Inoculant Performance in Dry Weather Peanut Notes No. 119 2022

— Written By
en Español

El inglés es el idioma de control de esta página. En la medida en que haya algún conflicto entre la traducción al inglés y la traducción, el inglés prevalece.

Al hacer clic en el enlace de traducción se activa un servicio de traducción gratuito para convertir la página al español. Al igual que con cualquier traducción por Internet, la conversión no es sensible al contexto y puede que no traduzca el texto en su significado original. NC State Extension no garantiza la exactitud del texto traducido. Por favor, tenga en cuenta que algunas aplicaciones y/o servicios pueden no funcionar como se espera cuando se traducen.

English is the controlling language of this page. To the extent there is any conflict between the English text and the translation, English controls.

Clicking on the translation link activates a free translation service to convert the page to Spanish. As with any Internet translation, the conversion is not context-sensitive and may not translate the text to its original meaning. NC State Extension does not guarantee the accuracy of the translated text. Please note that some applications and/or services may not function as expected when translated.

Collapse ▲

There are numerous areas in North Carolina where peanut are drought stressed. Most fields have adequate stands and some early season growth. But peanuts have stopped growing in these fields and will not progress further until we receive rain. One question is what is the status of the inoculant (with bacteria that fixes nitrogen in the air into a plant-usable source.) That is a challenging question to answer. My thoughts are that if the plant made a stand and progressed for a reasonable period of time, the infection of the root system has occurred and the bacteria is in place for nitrogen fixation. I suspect that if the root is in place the bacteria have survived after infection. We do know that dry weather can impact nodulation, nitrogen fixation, and survival of bacteria in soil, but I suspect the bacteria from in-furrow applications has the greatest chance at being viable. If one is relying on native bacteria in soil, limited growth of the peanut plant has also limited the infection because root mass may be low. Of course, sometimes when we are dry early in the season, there is a lot of investment in root growth by the plant so the opposite could be the case. Regardless, it is important to look at nodulation around 45 days after planting to determine if supplemental nitrogen is needed. If you have 15 or more nodules on the tap root that are healthy you should be okay. Less than 15 is marginal in terms of adequate nodulation. If you get rain and then begin to see peanuts with a deep yellow cast and limited nodulation, supplemental nitrogen may be in order. It also may be the case that when we get rains there will be an explosion in peanut growth and the amount of nodulation may not be adequate to supply the plants needs (even if inoculation was adequate.)  This too will show up as yellow plants but over time the nodules should catch up with nitrogen demand by the plant.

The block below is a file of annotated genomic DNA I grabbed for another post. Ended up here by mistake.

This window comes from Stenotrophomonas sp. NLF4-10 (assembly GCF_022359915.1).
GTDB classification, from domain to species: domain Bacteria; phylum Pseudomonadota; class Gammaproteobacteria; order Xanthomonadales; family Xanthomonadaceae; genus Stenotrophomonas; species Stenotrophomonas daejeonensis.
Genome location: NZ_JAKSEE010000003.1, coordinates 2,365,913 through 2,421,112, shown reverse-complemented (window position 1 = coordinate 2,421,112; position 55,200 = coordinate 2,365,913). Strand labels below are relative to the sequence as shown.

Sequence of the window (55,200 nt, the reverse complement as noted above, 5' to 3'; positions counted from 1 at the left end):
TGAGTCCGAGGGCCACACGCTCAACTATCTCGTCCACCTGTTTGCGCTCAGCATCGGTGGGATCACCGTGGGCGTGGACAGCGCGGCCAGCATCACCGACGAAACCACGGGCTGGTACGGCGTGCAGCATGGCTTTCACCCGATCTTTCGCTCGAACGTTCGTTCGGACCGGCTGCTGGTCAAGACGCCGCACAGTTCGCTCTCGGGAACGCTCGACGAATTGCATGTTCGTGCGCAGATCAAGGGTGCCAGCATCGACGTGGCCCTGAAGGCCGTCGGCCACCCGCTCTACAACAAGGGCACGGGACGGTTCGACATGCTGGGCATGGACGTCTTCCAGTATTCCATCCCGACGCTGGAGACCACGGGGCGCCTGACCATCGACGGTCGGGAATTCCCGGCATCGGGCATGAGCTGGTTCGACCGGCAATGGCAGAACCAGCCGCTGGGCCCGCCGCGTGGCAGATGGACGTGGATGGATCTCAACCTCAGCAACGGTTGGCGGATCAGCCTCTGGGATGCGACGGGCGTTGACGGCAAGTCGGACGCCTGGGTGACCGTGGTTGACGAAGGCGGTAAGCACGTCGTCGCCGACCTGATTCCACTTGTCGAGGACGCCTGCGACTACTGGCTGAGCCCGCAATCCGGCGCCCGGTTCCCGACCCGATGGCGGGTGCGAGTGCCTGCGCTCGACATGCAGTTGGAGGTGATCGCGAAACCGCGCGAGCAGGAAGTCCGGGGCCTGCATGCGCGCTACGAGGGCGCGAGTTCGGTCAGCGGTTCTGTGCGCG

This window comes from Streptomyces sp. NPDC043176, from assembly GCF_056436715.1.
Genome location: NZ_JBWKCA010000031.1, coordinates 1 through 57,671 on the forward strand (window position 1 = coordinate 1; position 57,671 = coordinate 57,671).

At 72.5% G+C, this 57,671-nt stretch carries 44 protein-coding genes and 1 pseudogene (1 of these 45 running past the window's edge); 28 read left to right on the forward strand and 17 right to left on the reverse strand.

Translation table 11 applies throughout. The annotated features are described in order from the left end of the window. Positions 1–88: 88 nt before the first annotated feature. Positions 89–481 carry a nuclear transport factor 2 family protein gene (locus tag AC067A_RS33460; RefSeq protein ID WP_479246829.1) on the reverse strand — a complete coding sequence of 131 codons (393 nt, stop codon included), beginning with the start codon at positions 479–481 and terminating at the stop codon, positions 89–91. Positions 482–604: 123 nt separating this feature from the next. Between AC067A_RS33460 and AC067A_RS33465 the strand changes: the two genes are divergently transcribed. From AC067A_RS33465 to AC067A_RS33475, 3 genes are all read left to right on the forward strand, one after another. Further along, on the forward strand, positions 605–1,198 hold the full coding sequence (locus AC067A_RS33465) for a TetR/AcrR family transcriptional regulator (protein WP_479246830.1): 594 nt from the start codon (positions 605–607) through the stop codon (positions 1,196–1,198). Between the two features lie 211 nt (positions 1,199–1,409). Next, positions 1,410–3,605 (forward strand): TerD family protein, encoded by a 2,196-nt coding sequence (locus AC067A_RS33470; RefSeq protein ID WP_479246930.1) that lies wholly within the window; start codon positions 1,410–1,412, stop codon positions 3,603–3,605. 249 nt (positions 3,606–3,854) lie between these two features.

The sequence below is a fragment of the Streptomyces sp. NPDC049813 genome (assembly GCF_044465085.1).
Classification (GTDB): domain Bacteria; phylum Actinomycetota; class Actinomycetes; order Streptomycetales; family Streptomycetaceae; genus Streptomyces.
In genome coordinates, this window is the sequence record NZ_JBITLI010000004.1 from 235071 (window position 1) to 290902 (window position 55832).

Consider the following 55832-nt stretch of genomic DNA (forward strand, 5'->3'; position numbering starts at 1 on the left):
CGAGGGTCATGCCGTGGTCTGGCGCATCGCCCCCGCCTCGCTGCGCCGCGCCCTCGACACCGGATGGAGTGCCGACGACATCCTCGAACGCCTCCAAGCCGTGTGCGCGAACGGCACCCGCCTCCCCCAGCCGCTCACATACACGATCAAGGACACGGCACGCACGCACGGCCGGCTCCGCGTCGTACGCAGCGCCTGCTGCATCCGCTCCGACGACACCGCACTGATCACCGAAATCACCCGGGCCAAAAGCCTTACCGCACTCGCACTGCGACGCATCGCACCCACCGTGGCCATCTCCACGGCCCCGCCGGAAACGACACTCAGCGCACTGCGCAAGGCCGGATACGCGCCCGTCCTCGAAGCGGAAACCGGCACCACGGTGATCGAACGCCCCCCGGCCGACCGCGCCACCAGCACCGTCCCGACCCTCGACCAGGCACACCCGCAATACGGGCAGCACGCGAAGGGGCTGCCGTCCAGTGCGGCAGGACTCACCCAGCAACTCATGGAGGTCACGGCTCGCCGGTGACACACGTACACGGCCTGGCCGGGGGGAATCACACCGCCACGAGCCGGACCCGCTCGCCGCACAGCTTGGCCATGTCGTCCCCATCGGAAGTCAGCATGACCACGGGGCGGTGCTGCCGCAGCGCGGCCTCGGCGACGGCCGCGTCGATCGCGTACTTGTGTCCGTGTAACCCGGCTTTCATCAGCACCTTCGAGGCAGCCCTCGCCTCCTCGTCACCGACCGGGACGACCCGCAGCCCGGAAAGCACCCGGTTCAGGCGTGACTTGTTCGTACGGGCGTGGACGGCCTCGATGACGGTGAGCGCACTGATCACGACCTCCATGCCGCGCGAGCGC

My recommendation on applying nitrogen is found on pages 24-28 in 2022 Peanut Information. Please feel free to call if you need to make this decision. Nitrogen prices are very high, and the numbers in the guide on ammonium sulfate reflect the economics before the fertilizer price spikes we are currently experiencing. I suspect we may be in a situation where the amount of nitrogen needed to correct a true nitrogen deficiency is not worth the investment. This is especially true when we have one planter unit not delivering inoculant. In fact, even at lower ammonium sulfate costs, half of the field has to be expressing a nitrogen deficiency for the rate of 500 pounds per acre to be cost effective.